Each month throughout 2020, for your literary listening pleasure, our friends at AudioFile Magazine are bringing us the cream of the audiobook crop.
This month’s haul of amazing audiobooks (all of which are Earphones Award-winners) includes Catherine Lacey’s Pew (read by Bahni Turpin), Janelle Brown’s Pretty Things (read by Julia Whelan, Lauren Fortgang, and Hillary Huber), Bernard Malamud’s The Magic Barrel (read by Sheldon “Shelley” Berman, David Cromer, Marge Kotlisky, and more), and Robert Kolker’s Hidden Valley Road (read by Sean Pratt).
Pew by Catherine Lacey | Read by Bahni Turpin
Narrator Bahni Turpin gives a tour-de-force performance in this strange allegory featuring a nondescript person found sleeping on a church pew in a small, unnamed Southern town. Pew refuses to speak, so the townspeople pass them from one institution to another as they debate their identity. Pew is a strange ride, but trust Turpin to steer the ship.
Pretty Things by Janelle Brown | Read by Julia Whelan, Lauren Fortgang, Hillary Huber
Julia Whelan and Lauren Fortgang perform a near-perfect duet narrating this utterly absorbing psychological thriller. Whelan’s Nina is a grifter. Nina’s mark is Vanessa, a socialite media influencer, apparently all entitlement and vanity, whose family once did a terrible thing to teenaged Nina. Or so Nina believes. Somehow the worst people come across as most appealing, a hugely effective diversion as you unravel who the real cons and marks are.
While the Music Played: A Remarkable Story of Courage and Friendship in WWII by Nathaniel Lande | Read by Bronson Pinchot
Narrator Bronson Pinchot’s range of accents is put to the test in this work of historical fiction set during WWII. While most of Pinchot’s narration takes the perspective of a boy living in Prague, the point of view changes and moves all over Europe. Listeners will be entranced by this story of love and friendship during a time of war. It is magnificent.
The Magic Barrel by Bernard Malamud | Read by Sheldon “Shelley” Berman, David Cromer, Marge Kotlisky, Naana Potok, Malcolm Rothman, Jensen Wheeler
In this 1992 L.A. Theatre Works live performance, Tony Award winner David Cromer and the irrepressible Shelley Berman (1925-2017) created a wonderful chemistry between a shy rabbinical student who is searching for the perfect mate and an old-style Yiddish matchmaker. First published in 1958, “The Magic Barrel” was the title piece in a National Book Award-winning short story collection that, along with his first novel, THE NATURAL, put Bernard Malamud on the map as a major Jewish-American author of the twentieth century.
Short Stories: Volume One by H.G. Wells | Read by James A. Gillies, Nigel Patterson, Greg Wagland, Malk Williams, Tim Bruce, Liam Gerrard, Helen Lloyd
This audiobook is a pleasure to listen to. An ensemble of English narrators escorts the listener into the marvelous imaginings of Wells. Among the many auditory delights, James Gillies’s nuanced performance of “The Magic Shop,” Greg Wagland’s almost incantatory treatment of “The Door in the Wall,” and Nigel Patterson’s heart-stopping yet subtle rendition of the science fiction gem “The Star” excel.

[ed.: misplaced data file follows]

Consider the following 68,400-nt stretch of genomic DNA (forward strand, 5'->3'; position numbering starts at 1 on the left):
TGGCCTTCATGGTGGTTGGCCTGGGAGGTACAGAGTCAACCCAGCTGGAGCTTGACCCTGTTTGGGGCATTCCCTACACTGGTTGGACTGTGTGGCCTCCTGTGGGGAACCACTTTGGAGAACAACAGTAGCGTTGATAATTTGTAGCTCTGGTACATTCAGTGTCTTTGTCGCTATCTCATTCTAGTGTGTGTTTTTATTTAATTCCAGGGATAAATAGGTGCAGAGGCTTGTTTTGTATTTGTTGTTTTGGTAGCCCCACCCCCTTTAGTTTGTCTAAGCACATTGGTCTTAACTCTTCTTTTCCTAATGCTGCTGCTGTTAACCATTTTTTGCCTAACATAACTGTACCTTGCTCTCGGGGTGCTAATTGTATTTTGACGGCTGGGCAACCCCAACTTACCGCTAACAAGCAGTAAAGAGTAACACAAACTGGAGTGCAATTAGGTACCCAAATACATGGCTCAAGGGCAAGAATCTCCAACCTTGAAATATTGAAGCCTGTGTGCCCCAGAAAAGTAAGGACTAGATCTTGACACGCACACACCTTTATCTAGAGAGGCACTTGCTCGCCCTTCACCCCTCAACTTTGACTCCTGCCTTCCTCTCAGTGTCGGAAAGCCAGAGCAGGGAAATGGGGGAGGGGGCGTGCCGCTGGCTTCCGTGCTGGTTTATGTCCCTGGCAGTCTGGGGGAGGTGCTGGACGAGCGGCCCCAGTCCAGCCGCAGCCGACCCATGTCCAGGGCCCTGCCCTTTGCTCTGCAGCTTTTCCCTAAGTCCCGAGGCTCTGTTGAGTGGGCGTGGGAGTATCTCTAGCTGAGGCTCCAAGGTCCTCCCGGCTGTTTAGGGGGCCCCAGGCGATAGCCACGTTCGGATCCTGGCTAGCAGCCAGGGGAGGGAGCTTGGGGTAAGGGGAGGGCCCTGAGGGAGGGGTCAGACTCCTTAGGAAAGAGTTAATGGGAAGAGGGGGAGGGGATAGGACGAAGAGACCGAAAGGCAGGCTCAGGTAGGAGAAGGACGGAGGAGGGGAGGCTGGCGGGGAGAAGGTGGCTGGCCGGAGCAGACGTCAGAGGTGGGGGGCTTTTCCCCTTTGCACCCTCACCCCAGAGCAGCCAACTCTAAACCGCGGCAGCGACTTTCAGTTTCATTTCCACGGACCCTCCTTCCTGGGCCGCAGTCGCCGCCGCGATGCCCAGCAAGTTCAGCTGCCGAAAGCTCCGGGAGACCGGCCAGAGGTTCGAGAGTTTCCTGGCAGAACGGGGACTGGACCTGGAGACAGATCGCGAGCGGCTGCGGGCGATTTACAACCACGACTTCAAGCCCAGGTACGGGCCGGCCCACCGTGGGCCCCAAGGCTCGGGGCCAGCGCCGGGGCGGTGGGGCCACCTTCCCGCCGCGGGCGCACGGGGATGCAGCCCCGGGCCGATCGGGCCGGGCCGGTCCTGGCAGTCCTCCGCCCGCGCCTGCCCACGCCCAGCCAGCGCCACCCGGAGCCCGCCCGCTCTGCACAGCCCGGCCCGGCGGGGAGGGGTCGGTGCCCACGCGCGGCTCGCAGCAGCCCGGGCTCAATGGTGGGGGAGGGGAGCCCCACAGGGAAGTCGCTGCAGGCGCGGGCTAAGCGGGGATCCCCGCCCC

Wuhan Diary: Dispatches from a Quarantined City by Fang Fang, Michael Berry [Trans.] | Read by Emily Woo Zeller
Emily Woo Zeller’s melodious voice, clear diction, and thoughtful pacing shape these dispatches from the epicenter of the COVID-19 outbreak. She emulates Fang Fang’s tone whether she discusses daily life, takes officials to task for an insufficient response to the pandemic, or vigorously defends herself from the Internet trolls and ultra-leftists who attack her. This audiobook presents a heroic writer.
Crash Course: Accidents Don’t Just Happen by Julie Whipple | Read by Heather Henderson
Heather Henderson’s performance exudes equal parts compassion, tension, and outrage within a consistent tone. These qualities are subtle but effective, and absolutely necessary here. Whipple’s audiobook covers a specific airline disaster. Henderson’s performance masterfully captures the anguish of loss, the growing disgust at judicial gamesmanship and dangerous corporate power, and, ultimately, forgiveness.
Hidden Valley Road: Inside the Mind of an American Family by Robert Kolker | Read by Sean Pratt
This enthralling true story unfolds like a novel with narrator Sean Pratt playing all the parts. His timing and subtle delivery bring the listener inside the minds–normal and abnormal–of this family of 12 children, half of whom suffer from schizophrenia. He reads the 45 short chapters with careful pacing and animates the bizarre history. Intertwined are the evolution of the malady’s diagnosis and the progression of research that links schizophrenia to genetics. It is mesmerizing.
Native: Identity, Belonging and Rediscovering God by Kaitlin B. Curtice | Read by Kaitlin B. Curtice
In an understated, melodious narration, Kaitlin Curtice unfolds her story of reclaiming her Potowatomi culture, which she put aside in favor of evangelical Christianity during her teen years. Weaving Potowatomi culture and language into her narrative, she invokes new ways of looking at what is holy. Quietly but forcefully, Curtice makes it clear that we all must do the work of decolonizing together, setting aside oppressive traditions in order to create a more expansive communion table.
The Mother of the Brontës: When Maria Met Patrick by Sharon Wright | Read by Anna Bentinck
Narrator Anna Bentinck impeccably introduces Maria Branwell Brontë, who is ordinarily in the shadow of her famous children and eccentric husband, Reverend Patrick Brontë. Bentinck’s thoughtful delivery enriches each character, and she excels at evocative descriptions of both grand and humble locales, houses, and churches. Most heartwarming are the loving couple’s chats and letters to each other and their joy at each child’s birth. This historical gem allows listeners, in part, to meet Maria through her own words.